A quaint downtown with not one but two movie theaters and the soaring St. Johns Bridge mark this picturesque end of North Portland’s “peninsula,” between the Columbia and Willamette Rivers.


Close-knit and affordable on the Portland/Gresham border with its own school district, colorful murals, and a stone’s throw from both Powell Butte and some of the city’s best birrierias.

Collins View & South Burlingame

Perched between the vintage Burlingame Fred Meyer sign and River View Cemetery, these small hoods that punch above their weight don’t see a ton of turnover in real estate, so you might be waiting a while to get in.


Named for Concordia University, which sits within its boundaries, the Concordia neighborhood is in the city’s Northeast quadrant. Bordered by Vernon, Woodland, Cully, Alameda, Beaumont-Wilshire and more, this area of the city is known for the University, which is part of the Lutheran Concordia University System, as well as for the Kennedy School.

A remodeled elementary school building, the Kennedy School is one of the McMenamins brothers’ finer achievements. Containing guest lodgings, a soaking pool, a movie theater, a brewery, a restaurant and numerous places to relax and enjoy a pint, the recreation-dedicated hotspot is one of Portland’s more notable destinations.

Homes here are lovely and, like many of the Northeast neighborhoods that abut this one, are somewhat upscale. Most are built in the Craftsman style with beautiful details and classic touches that date back to their early- or mid-1900s building dates.

Nearby are many city parks, with open green spaces and walking trails, water features and manicured gardens, all perfect for a date, a family outing, or a study spot.

Creston-Kenilworth, Richmond & South Tabor

Anchored by a burgeoning commercial district around SE 50th and Division, plus home to the kayak and canoe museum of your dreams.

Cully & Sumner

Humble ’60s-era houses sit on long lots under tall firs just south of the airport, with a golf course, a beloved butcher, and an Indian buffet drawing visitors from across the city.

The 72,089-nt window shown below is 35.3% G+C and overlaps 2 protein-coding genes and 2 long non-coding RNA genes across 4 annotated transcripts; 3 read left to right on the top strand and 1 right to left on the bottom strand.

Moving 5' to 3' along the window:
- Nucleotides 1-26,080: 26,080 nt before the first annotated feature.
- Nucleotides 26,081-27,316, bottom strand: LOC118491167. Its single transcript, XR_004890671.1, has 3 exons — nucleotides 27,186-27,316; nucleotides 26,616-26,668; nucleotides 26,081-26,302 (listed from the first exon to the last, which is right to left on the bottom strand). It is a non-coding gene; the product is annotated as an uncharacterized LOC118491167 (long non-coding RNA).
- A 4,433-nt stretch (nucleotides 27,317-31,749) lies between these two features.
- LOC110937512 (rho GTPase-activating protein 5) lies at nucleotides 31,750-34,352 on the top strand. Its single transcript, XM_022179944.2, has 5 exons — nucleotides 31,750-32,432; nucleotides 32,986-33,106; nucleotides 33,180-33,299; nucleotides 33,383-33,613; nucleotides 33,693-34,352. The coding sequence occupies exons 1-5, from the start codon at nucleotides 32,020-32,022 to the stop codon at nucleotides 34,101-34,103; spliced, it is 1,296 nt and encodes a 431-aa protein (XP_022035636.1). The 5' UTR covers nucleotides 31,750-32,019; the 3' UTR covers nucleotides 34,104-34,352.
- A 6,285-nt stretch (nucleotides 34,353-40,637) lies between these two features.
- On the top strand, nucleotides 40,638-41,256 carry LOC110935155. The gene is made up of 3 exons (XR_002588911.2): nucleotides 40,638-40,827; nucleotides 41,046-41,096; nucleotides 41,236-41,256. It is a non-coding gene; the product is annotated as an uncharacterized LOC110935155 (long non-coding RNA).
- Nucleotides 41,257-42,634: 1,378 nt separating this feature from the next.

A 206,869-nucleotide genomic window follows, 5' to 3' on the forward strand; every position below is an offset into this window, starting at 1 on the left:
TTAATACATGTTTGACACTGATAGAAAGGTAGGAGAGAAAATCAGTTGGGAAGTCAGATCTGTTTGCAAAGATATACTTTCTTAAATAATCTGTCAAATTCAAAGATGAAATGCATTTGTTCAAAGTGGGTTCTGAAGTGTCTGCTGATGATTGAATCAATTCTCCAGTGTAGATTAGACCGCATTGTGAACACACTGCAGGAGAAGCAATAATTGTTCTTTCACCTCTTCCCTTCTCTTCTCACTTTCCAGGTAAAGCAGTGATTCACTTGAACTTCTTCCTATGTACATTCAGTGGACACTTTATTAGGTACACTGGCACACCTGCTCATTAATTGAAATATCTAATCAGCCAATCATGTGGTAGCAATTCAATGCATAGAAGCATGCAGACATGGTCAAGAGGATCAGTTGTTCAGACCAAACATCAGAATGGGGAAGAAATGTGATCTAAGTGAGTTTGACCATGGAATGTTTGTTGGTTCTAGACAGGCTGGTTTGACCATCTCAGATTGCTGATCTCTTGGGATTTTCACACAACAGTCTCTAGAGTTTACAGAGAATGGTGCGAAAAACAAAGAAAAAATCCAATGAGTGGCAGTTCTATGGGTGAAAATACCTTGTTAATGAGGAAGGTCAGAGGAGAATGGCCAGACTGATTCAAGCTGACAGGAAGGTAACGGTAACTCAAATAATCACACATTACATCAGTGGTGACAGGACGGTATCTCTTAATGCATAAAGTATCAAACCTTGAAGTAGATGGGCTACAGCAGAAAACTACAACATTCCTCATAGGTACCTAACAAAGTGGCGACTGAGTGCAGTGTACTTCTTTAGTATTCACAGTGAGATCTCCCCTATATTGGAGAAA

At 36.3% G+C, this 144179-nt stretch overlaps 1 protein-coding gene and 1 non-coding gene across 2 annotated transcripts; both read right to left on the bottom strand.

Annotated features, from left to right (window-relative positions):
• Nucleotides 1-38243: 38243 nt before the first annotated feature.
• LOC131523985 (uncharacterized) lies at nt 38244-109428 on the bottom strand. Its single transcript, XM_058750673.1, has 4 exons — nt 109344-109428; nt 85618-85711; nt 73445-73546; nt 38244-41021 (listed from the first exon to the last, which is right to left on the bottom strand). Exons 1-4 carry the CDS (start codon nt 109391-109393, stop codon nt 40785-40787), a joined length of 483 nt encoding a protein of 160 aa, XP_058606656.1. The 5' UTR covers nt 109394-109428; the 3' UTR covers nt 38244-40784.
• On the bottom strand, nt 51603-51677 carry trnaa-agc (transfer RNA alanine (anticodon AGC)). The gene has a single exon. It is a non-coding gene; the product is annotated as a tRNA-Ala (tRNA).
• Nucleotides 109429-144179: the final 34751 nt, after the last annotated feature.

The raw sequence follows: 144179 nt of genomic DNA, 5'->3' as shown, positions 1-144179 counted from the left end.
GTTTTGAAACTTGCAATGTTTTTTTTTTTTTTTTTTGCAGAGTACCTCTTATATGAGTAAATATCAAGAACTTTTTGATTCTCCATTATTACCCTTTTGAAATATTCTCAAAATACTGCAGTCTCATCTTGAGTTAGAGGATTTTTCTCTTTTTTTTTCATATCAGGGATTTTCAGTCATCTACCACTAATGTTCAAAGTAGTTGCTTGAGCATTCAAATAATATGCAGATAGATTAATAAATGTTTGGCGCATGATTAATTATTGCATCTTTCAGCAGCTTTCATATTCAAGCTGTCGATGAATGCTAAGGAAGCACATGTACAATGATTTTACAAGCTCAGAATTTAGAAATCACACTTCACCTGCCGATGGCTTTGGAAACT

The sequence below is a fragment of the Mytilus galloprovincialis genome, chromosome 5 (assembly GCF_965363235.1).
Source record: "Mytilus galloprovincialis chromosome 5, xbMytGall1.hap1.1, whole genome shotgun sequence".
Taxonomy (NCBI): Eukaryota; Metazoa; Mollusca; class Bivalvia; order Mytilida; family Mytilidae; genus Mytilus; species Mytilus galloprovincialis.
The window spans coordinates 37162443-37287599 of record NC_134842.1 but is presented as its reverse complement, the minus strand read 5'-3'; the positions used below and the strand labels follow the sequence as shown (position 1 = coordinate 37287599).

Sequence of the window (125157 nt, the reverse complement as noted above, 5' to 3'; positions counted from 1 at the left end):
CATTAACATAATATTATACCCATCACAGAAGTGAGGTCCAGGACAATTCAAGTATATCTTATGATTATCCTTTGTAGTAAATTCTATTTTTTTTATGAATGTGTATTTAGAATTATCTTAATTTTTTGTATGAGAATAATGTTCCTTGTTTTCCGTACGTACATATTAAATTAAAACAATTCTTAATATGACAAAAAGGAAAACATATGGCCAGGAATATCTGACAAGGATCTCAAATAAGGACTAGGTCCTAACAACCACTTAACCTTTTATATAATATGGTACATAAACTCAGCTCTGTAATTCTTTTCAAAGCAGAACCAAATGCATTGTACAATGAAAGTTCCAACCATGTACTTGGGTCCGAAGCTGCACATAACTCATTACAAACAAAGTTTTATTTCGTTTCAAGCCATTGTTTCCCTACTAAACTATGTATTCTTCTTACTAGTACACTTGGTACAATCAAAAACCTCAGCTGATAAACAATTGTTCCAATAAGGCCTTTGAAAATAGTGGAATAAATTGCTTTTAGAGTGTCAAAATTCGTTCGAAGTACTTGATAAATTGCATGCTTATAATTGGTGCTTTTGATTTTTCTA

Buzzing with shops, restaurants, and amenities, the city of Downtown Portland attracts both citizens and newcomers alike. Whether it’s taking a stroll past the shops or bringing your furry friend to the park, downtown has it all. The charming city leaves a unique mark through some of its architecture dating back to the late 1800s and early 1900s. High-rise buildings characterize the skyline while its attractions are constantly evolving. Enjoy the Portland Saturday Market or head to the Portland International Rose Garden for some weekend entertainment. Downtown Portland always has something going on for you and your family!


Dunthorpe is an affluent neighborhood just south of Portland, OR. Bordered by the Willamette River, the Dunthorpe community is known for large, beautiful houses and wildlife areas. With half of Dunthorpe belonging to Clackamas County and the other half to Multnomah County, its properties are zoned to mandate half-acre lot sizes at a minimum.

Area highlights include Lewis & Clark College as well as the gorgeous Tyron Creek State Natural Area. A state park, Tryon Creek boasts miles of wilderness trails for hikers, cyclists and horseback riders and is home to wildlife such as coyotes, brush rabbits, raccoons and endangered salamanders. Dunthorpe is situated on the Willamette River’s west side, on 13 acres of which sits the Elk Rock Gardens of the Bishop’s Close. Created at the turn of the century by Scottish couple Mr. and Mrs. Peter Kerr, and designed by Central Park architect Frederick Law Olmstead, the garden now showcases curated paths, magnolia trees, streams, rock gardens, rhododendrons and more. Located next to the river, Dunthorpe is a convenient locale for many water sports enthusiasts or those looking to enjoy a stroll along the waterfront.

Eastmoreland & Reed

Sitting on Portland’s east side near the Willamette River, Eastmoreland is a family-friendly neighborhood with homes ranging from ranch to Craftsman style and varying widely in price, according to square footage, location, lot size, and other amenities. Many of the homes were built in the mid-1900s when the community was developed.

Eastmoreland has a significant history, such as its public parks, including the Crystal Springs Rhododendron Garden and Berkeley Park. Other neighborhood attractions include the Eastmoreland Golf Course, a sweeping stretch of greenery and trees that sprawls downward toward the river, as well as historic Reed College, a private liberal arts college founded at the turn of the 20th century. Reed College contains acres of beautiful grounds on which to walk, picnic and explore, as well as wildlife areas that have been rebuilt and conserved.

Lined with trees and landscaped gardens, Eastmoreland is a beautiful area that transforms with the seasons.